The European Commission said today that it has opened an in-depth investigation to assess the proposed acquisition of Monsanto by Bayer under the EU merger regulation.
The commission has concerns that the merger may reduce competition in areas such as pesticides, seeds, and traits. The transaction was notified to the commission on 30 June 2017 and the commission now has 90 working days, until 8 January 2018, to take a decision. On 31 July 2017, Bayer and Monsanto submitted commitments to address some of the commission’s preliminary concerns. However, the commission considered these commitments insufficient to clearly dismiss its serious doubts as to the transaction’s compatibility with the EU merger regulation.
The commission says it has preliminary concerns that the proposed acquisition could reduce competition in a number of different markets resulting in higher prices, lower quality, less choice, and less innovation. In the field of pesticides, Monsanto’s glyphosate is the most sold nonselective herbicide in Europe. Bayer produces glufosinate ammonium, also a nonselective herbicide and one of the very few alternatives to glyphosate. According to the commission’s preliminary investigation, Monsanto and Bayer are two of a limited number of competitors in this field capable of discovering new active ingredients and developing new formulations, including addressing the growing problem of weed resistance to existing products. Bayer already said that it would divest its LibertyLink seeds business and the associated Liberty-branded herbicide product line as part of the $66 billion acquisition of Monsanto.
In addition, the commission will further assess both Monsanto’s activities in biological pesticide products that would compete with Bayer’s existing portfolio of chemical pesticide products, and the parties’ overlapping activities in products that tackle varroa mites, a parasite affecting bee colonies in Europe.
In the field of seeds, Bayer and Monsanto are both active in the breeding of vegetable seeds. The commission’s initial investigation shows that the parties have high combined market shares in a number of these vegetable seeds markets, and that some of their products compete directly with each other. Bayer and Monsanto are also active in the breeding and licensing of seeds for several field crops. Monsanto has the highest market share in canola seeds in Europe while Bayer, with the highest market share in canola seeds globally, is one of the few players with the means to compete intensively in this market. Both parties are important licensors of cotton seeds to their competitors in Europe, and both are investing in research and innovation programs for wheat.
The commission’s preliminary investigation into traits competition indicates that Monsanto has a dominant position in several traits markets worldwide. Bayer is one of the few competitors to Monsanto in certain traits markets, and has developed alternative herbicide tolerance traits to Monsanto’s. The commission will investigate in particular whether the transaction could lead to a reduction of competition in these markets, taking into account the existing links between the few worldwide competitors through cross-licensing and through cooperations in R&D.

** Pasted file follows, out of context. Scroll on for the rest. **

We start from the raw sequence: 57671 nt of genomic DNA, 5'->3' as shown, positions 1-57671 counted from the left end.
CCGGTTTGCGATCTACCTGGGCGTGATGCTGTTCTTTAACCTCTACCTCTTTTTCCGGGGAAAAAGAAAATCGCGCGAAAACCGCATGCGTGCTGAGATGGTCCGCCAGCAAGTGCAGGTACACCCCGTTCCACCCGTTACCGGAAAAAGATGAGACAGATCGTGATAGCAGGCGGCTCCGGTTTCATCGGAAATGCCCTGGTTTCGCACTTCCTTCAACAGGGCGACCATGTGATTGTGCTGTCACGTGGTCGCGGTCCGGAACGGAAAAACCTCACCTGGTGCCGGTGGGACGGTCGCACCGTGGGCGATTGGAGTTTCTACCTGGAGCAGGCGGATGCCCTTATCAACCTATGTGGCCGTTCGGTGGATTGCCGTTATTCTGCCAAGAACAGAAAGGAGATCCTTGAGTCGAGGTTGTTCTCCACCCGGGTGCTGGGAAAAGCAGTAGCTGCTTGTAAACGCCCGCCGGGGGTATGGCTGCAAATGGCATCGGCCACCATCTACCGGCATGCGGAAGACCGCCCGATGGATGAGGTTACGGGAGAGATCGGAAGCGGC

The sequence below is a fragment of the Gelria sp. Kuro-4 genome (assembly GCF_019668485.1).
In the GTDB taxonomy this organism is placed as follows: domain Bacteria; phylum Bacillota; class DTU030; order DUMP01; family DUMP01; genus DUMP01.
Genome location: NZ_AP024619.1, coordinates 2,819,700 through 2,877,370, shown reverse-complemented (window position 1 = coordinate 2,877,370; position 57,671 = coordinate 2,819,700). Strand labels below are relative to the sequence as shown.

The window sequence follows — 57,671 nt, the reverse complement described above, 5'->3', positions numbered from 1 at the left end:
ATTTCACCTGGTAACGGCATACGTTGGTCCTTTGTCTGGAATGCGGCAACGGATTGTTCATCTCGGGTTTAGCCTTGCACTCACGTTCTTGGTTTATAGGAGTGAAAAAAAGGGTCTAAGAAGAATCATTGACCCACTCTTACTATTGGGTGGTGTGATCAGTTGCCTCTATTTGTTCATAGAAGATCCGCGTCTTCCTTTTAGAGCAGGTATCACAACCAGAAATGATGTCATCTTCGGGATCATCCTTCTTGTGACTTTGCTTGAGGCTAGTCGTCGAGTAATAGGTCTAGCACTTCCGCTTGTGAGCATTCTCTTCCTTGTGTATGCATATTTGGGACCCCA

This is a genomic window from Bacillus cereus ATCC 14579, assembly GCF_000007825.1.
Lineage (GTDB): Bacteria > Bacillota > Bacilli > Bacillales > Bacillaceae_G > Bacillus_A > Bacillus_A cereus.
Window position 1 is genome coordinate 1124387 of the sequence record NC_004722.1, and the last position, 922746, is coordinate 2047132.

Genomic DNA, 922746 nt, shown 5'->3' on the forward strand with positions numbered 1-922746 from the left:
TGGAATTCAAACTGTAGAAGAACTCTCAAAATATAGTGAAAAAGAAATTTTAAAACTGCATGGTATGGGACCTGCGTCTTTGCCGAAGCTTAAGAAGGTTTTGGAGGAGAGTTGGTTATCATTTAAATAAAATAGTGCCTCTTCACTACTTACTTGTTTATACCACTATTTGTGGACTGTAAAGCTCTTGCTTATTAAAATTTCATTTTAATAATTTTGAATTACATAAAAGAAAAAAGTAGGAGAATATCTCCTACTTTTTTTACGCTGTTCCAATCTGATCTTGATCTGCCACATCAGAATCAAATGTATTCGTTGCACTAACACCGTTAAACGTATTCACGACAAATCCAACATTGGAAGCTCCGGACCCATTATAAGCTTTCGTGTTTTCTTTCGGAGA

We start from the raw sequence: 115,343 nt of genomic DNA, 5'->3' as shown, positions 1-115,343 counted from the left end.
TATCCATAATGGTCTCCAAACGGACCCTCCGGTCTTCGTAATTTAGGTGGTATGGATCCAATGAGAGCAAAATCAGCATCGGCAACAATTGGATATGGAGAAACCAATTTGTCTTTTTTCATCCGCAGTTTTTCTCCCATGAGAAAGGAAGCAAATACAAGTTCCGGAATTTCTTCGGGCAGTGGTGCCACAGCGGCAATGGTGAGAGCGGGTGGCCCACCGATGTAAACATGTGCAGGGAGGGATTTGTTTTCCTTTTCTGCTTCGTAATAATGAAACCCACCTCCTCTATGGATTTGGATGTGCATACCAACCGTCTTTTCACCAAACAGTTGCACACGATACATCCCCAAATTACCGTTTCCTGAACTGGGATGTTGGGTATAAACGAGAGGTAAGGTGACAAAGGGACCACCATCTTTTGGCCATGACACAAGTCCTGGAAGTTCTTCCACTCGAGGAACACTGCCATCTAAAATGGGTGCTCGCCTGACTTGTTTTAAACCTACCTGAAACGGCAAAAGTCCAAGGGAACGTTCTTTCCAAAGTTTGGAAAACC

The commission says that as the merged entity would hold both the largest portfolio of pesticides and the strongest global market positions in seeds and traits, making it the largest integrated company in the industry, it will further investigate whether competitors’ access to distributors and farmers could become more difficult if Bayer and Monsanto were to bundle or tie their sales of pesticides and seeds, notably with the advent of digital agriculture. Both Bayer and Monsanto are currently investing in this emerging technology.
Given the worldwide scope of Bayer and Monsanto’s activities, the commission is cooperating closely with other competition authorities, notably with the Department of Justice in the United States and the antitrust authorities of Australia, Brazil, Canada, and South Africa.
Bayer today confirmed that the commission has initiated a Phase II investigation of the proposed combination of Bayer and Monsanto. The company says it had expected further review of the proposed acquisition of Monsanto because of the size and scope of the transaction. Bayer believes that the proposed combination will be highly beneficial for farmers and consumers, and will continue to work closely and constructively with the European Commission in its investigation with a view to obtaining approval by the end of this year.
“Seeds and pesticide products are essential for farmers and ultimately consumers. We need to ensure effective competition so that farmers can have access to innovative products, better quality, and also purchase products at competitive prices. And at the same time maintain an environment where companies can innovate and invest in improved products,” said Margrethe Vestager, commissioner in charge of competition policy.
The proposed acquisition of Monsanto by Bayer would create the world’s largest integrated pesticides and seeds company combining two competitors with leading portfolios in nonselective herbicides, seeds and traits, and digital agriculture. Both companies are active in developing new products in these areas. Moreover, the transaction would take place in industries that are already globally concentrated, following the recent mergers of Dow and DuPont and Syngenta-ChemChina, in which the commission intervened to protect competition for the benefit of farmers and consumers.
By Natasha Alperowicz
Source: Chemical Week
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